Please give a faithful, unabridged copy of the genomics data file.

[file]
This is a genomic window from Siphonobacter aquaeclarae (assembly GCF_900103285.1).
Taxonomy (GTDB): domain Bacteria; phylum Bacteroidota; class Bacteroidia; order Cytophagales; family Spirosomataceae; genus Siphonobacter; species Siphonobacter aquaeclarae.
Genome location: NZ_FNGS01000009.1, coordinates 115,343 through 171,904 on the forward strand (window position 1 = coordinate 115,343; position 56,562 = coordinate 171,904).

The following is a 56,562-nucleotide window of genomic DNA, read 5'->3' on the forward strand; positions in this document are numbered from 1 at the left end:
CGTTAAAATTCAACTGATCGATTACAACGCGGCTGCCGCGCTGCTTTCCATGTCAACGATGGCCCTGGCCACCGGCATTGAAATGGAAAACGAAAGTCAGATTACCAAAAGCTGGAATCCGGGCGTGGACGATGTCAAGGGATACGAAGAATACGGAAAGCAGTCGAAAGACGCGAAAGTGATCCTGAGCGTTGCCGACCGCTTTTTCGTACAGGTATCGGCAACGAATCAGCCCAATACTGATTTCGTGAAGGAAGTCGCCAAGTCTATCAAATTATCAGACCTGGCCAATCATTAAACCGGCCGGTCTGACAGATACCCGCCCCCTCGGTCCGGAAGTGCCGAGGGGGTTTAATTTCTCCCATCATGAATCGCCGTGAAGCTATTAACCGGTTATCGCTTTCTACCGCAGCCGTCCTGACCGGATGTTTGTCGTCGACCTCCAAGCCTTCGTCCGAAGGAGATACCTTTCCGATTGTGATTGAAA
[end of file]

This is a genomic window from Siphonobacter aquaeclarae (assembly GCF_900103285.1).
Taxonomy (GTDB): domain Bacteria; phylum Bacteroidota; class Bacteroidia; order Cytophagales; family Spirosomataceae; genus Siphonobacter; species Siphonobacter aquaeclarae.
Genome location: NZ_FNGS01000009.1, coordinates 115,343 through 171,904 on the forward strand (window position 1 = coordinate 115,343; position 56,562 = coordinate 171,904).

The following is a 56,562-nucleotide window of genomic DNA, read 5'->3' on the forward strand; positions in this document are numbered from 1 at the left end:
CGTTAAAATTCAACTGATCGATTACAACGCGGCTGCCGCGCTGCTTTCCATGTCAACGATGGCCCTGGCCACCGGCATTGAAATGGAAAACGAAAGTCAGATTACCAAAAGCTGGAATCCGGGCGTGGACGATGTCAAGGGATACGAAGAATACGGAAAGCAGTCGAAAGACGCGAAAGTGATCCTGAGCGTTGCCGACCGCTTTTTCGTACAGGTATCGGCAACGAATCAGCCCAATACTGATTTCGTGAAGGAAGTCGCCAAGTCTATCAAATTATCAGACCTGGCCAATCATTAAACCGGCCGGTCTGACAGATACCCGCCCCCTCGGTCCGGAAGTGCCGAGGGGGTTTAATTTCTCCCATCATGAATCGCCGTGAAGCTATTAACCGGTTATCGCTTTCTACCGCAGCCGTCCTGACCGGATGTTTGTCGTCGACCTCCAAGCCTTCGTCCGAAGGAGATACCTTTCCGATTGTGATTGAAA